Referring generally now to FIGS. 11-13, an illustrative embodiment of a method for manufacturing an orthopaedic surgical instrument according to the present disclosure is illustrated as a series of simplified flow diagrams. The manufacturing process 500 may be used to fabricate an orthopaedic cutting block, in which case one or more metallic bearing inserts would be used, or may be used to fabricate an orthopaedic cutting tool, in which case one or more metallic cutting inserts would be used. In describing the illustrative embodiments of this method, the term “insert(s),” without a modifier, shall be used to signify either one or more metallic bearing inserts or one or more metallic cutting inserts. The manufacturing process 500 includes a number of process steps 502-512, as shown in FIG. 11.

The manufacturing process 500 begins with process step 502, in which the insert or inserts to be used in forming the orthopaedic surgical instrument are chemically etched to include a plurality of holes and any other desired features. The chemical etching may be performed with any chemical which dissolves metal, including, but not limited to, hydrochloric acid, ammonium persulfate, and ferric chloride. As will be described in more detail below with respect to FIG. 12, process step 502 will include chemically etching a plurality of holes into the insert in every embodiment, but may also include etching additional features, including grooves, indicia, cutting teeth, and/or relief surfaces, in some illustrative embodiments. Process step 502 may involve a single chemical etch or may involve multiple chemical etches, as needed.

After process step 502, the manufacturing process 500 optionally proceeds to process step 504, in which the insert or inserts may be bent into the approximate shape needed for the orthopaedic surgical instrument, if necessary. Process step 504 may be used when a single insert will occupy multiple planes in the finished surgical instrument. For instance, bearing insert 120 in orthopaedic surgical block 100 and bearing insert 226 in orthopaedic surgical block 200 is bent prior to process step 506. Bending of the insert may be facilitated by one or more chemically etched grooves, such as the groove 136 described above and shown in FIG. 3B. The insert need only be bent to its approximate shape, as process step 508 will further form the insert to the correct shape, as discussed below.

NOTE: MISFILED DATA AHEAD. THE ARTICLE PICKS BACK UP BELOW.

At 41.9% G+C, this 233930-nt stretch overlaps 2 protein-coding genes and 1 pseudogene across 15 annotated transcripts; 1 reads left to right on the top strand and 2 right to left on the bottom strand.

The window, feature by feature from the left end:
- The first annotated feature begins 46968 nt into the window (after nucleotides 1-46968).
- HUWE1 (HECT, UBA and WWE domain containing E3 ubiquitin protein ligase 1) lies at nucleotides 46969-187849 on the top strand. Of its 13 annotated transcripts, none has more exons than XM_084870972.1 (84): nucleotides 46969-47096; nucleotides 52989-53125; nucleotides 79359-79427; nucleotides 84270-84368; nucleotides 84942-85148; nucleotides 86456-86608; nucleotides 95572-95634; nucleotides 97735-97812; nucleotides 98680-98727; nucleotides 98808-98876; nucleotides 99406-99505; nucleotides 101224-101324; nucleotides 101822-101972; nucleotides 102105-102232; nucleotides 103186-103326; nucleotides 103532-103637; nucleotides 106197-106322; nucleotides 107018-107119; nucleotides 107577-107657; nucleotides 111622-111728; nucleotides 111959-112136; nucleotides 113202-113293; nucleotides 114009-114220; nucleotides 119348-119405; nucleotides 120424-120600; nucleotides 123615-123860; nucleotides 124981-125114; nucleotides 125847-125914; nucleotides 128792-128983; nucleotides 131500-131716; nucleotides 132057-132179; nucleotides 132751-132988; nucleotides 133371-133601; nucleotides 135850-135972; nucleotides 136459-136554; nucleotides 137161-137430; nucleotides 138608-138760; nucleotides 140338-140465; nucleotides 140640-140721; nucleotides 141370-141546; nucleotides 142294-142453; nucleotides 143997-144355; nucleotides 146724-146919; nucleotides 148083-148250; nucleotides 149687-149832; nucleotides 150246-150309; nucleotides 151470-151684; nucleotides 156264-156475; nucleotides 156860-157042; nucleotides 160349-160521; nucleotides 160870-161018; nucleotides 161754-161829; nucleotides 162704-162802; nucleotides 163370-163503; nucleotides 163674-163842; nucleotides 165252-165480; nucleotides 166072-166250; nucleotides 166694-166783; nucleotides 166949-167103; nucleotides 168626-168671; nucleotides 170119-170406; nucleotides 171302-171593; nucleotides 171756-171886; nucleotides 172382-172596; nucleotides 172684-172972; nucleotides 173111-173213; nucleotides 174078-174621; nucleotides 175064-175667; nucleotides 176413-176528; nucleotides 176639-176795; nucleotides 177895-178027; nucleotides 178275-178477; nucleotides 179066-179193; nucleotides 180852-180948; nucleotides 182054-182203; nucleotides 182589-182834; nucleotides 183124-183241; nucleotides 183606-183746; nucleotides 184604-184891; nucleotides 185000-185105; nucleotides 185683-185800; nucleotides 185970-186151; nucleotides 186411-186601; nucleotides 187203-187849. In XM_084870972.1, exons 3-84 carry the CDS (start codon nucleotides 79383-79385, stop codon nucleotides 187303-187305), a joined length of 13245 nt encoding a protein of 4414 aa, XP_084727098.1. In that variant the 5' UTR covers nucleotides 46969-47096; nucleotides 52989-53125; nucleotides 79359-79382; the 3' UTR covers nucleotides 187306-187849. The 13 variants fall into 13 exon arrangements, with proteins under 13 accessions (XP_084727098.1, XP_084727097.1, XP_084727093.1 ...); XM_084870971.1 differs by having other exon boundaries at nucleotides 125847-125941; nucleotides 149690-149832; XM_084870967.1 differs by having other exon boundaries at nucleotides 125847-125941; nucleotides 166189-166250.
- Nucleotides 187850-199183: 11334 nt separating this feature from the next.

After process step 502, or optional process step 504, the manufacturing process 500 proceeds to process step 506, in which the insert or inserts are loaded into a mold. In one illustrative embodiment, the insert is loaded into the mold such that a guide surface (if a bearing insert) or a work surface (if a cutting insert) contacts a wall or walls of the mold. The inserts may be held in place in the mold in a number of ways, including gravitational, magnetic, or other forces.

After process step 506, the manufacturing process 500 proceeds to process step 508, in which the body material is injected into the mold. As discussed above, the body material may be any substance which may be molded to the inserts, including, but not limited to, polymers and resins. In some illustrative embodiments, the body material may be a substance which is less expensive, lighter, and/or more easily fabricated into complex shapes than the metallic inserts. Process step 508 may include heating the body material to make the material suitable for injecting into the mold. In process step 508, the force of the body material injected into the mold presses the inserts to the walls of the mold, further shaping inserts which were bent during optional process step 504 into the proper shape. A portion of the body material may at least partially fill the plurality of holes in the insert which were chemically etched in process step 502. In some embodiments, the body material will substantially fill all of the holes in the insert. In other embodiments, many or most of the holes will be filled, while others will be left unfilled.